The Sixty First Scroll
The funeral of King David was a momentous occasion. As the aged queen Mikhal watched from the wall of her tower, the whole of Jerusalem and hundreds more poured out onto the dusty streets of the City of David to follow the King’s family and everyone who had ever served him in procession from the palace to his tomb. Too weak to travel, old King Talmai sent his sons to join their sister the Lady Maacah in the ceremony. King Hiram of Tyre rode through the night and came alone without any escort to honor his old friend and mentor. Delegations from Edom and Aram arrived and Achish, the grandson of the King of Gath, came to honor the House of David. Obed-edom brought his family down from Kiriath-Jearim and the indomitable Deborah walked beside her husband Uzal followed by our entire family. Friend and foe alike gathered to honor the passage of King David and to recognize his son King Solomon as the anointed heir to the throne of the United Kingdoms of Judah and Israel.
The High Priests Tzadok and my old friend Abiathar entered the Tabernacle and prepared the ARK of the COVENANT so that it could be carried by the Levite Kohanim who led the levayah (procession) from the palace to King David’s modest tomb carved into the bedrock below the unfinished foundation of the Temple. There they led us all in prayer and each of David’s sons spoke in praise of their father. King Solomon spoke last, repeating the Psalm of his father: “Behold dear father and mother, and sovereign of all mercies, this man who wished to be quit of war… Behold him, our father descendent of the Lion of Judah and chosen by You to become King over all the children of Israel, a man who did his best to unite us into one nation. For blessed are You, L_RD, our G_D, King of the universe, the one True Judge; therefore we plead for You to have mercy upon his memory and inscribe the name of King David on the pages of life.”
The opening of the tomb was carved between two inclines and on the right hand side there was a massive block of stone secured by wedges of wood. After David’s sons placed his shrouded body into its final resting place, they poured oil over the surface of the incline and set the wedges ablaze so that when they burned away to ash, the stone slid into place and sealed the tomb. From any point of view, the unadorned block appeared to be nothing more than another of the many stones that made up the unfinished foundation of the Temple. No sooner than the tomb was sealed than a dozen men set to work breaking away the bedrock that formed the inclines, so that, in the passage of time, no man could remove that block or break the seal.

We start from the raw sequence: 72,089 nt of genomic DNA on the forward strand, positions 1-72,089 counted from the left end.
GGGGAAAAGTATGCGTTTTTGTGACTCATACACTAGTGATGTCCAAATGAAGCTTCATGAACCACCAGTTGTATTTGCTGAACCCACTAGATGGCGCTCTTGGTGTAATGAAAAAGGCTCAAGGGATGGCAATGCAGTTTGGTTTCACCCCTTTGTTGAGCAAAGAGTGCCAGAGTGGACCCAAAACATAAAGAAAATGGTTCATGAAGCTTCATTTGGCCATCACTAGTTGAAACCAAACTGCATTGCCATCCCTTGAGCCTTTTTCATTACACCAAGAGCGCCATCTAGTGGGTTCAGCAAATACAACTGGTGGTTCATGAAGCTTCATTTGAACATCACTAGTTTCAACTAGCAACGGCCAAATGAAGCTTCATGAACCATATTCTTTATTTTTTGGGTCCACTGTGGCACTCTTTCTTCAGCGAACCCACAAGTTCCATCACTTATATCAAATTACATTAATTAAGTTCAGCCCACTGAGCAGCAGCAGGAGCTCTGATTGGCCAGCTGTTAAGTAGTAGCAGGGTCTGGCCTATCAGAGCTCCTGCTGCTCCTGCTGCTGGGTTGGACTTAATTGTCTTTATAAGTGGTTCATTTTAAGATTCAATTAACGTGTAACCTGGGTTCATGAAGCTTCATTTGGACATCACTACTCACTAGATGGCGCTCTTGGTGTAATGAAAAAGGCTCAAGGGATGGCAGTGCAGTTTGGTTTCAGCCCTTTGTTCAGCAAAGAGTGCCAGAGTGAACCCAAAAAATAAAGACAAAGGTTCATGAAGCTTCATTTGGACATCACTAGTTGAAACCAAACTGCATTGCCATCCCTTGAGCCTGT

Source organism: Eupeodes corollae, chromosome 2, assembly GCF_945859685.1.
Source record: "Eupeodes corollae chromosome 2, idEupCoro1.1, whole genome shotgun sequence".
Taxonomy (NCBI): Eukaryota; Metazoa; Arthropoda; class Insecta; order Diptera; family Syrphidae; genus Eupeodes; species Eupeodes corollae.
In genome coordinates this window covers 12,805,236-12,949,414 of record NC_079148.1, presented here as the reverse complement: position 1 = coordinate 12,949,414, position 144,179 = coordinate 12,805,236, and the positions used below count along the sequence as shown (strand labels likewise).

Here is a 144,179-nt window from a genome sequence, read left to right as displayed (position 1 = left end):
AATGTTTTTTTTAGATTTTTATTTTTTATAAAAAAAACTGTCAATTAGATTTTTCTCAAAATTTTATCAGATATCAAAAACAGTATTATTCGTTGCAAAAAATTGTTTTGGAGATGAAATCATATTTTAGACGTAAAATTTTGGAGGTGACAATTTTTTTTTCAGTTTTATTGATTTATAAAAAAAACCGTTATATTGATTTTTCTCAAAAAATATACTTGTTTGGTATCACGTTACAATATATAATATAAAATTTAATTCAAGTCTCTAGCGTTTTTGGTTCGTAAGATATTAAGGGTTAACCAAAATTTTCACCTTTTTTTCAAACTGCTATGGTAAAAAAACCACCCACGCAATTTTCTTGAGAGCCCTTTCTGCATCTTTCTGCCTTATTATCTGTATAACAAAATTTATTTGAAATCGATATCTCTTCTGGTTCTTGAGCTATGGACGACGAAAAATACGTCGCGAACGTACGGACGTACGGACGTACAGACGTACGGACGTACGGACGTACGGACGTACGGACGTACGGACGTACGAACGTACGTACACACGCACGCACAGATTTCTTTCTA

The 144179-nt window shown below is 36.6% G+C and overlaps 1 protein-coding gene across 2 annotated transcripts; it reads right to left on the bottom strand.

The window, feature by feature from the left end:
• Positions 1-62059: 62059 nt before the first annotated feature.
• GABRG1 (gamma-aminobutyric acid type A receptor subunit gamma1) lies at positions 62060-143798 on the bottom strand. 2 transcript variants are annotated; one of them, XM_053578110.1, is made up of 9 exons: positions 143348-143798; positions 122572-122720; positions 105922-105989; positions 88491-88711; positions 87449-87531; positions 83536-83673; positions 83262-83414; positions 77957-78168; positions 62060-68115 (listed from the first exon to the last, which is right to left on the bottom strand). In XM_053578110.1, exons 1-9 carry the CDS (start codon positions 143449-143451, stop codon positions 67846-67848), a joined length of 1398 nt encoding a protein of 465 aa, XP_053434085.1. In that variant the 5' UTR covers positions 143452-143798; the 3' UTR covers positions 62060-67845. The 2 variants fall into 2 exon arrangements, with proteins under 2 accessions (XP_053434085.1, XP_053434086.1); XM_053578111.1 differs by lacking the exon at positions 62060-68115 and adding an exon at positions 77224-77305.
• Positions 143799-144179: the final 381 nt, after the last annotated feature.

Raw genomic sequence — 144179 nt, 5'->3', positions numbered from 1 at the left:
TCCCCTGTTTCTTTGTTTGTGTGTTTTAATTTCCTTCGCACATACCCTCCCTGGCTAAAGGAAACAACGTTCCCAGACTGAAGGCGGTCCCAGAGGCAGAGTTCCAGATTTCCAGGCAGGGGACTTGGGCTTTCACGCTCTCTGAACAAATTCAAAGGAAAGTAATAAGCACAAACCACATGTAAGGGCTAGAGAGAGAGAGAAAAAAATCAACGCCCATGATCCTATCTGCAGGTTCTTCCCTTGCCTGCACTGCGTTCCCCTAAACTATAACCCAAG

While the Levites returned the ARK to the Tabernacle, all of the family of the House of David returned to the palace and it was then that I glimpsed Joab among the throngs of who’d gathered around the tomb. Dressed in a plain grey woolen robe with no sign of his exalted service to King David, he openly wept for his beloved cousin. I left my family and went to where he stood and there I embraced him. He put his hands on my shoulders and pushed me away saying, “Sidon, don’t be a fool. Nathan and Bathsheba have eyes everywhere and you should not be seen with me.”
I took his hand in mine and replied, “I am pledged to the service of the House of David and Solomon observes shiva. In obedience to his father’s last wishes, he will not resume his reign until a month from today when shloshim has come to an end. You have that time to make your escape.”
Joab wiped away his tears and chuckled, “And where could I go without meeting old enemies? If not assassins sent by Benaiah from Bathsheba, then any number of others would gladly take my blood. Such is the destiny of old warriors for as it has been said many times over, the man who lives by his sword will almost certainly die at the sword of another. I am far too familiar with blood on the ground to have any fear for the sight my own. Go to your home Sidon and be with your family and leave me to my fate.”
As I left him I said, “I will send you honeyed dates,” to which Joab laughed and added, “Have them brought to me by naked women and I will die in peace.”
That was the last time we exchanged jokes for my old friend and mentor would die at the hands of assassins just before the end of the month.
I rejoined my family and we went to the palace where we expressed our condolences and good wishes to Solomon and his family. Deborah insisted that we all return to the house of Uzal where we could be properly fed and though the meal was delicious, as always, none of us had much appetite. I left my daughter and son in the tender care of their loving grandparents and returned to my home with Erin-Hushai, who asked, “How can we serve those who would have their friends murdered?”
I thought for a long moment before I answered him: “The House of David was born in the blood of the enemies of the nation of Israel. It has survived forty years of conflict and betrayal and at the end of his long reign King David entreated G_D to bring an end to war. G_D has chosen young Solomon to inherit his father’s Kingdoms and to secure his throne against those enemies and the ambitions of his own family; Solomon must demonstrate his strength and wisdom. It is sad to say that too often in this world the price of strength is bloodshed and wisdom is measured by how little blood must be poured out on the ground to pay that price.”
Except for attributed photos and text, all content is copyrighted © 2013 JKM (an apparently ineffectual boilerplate joke?)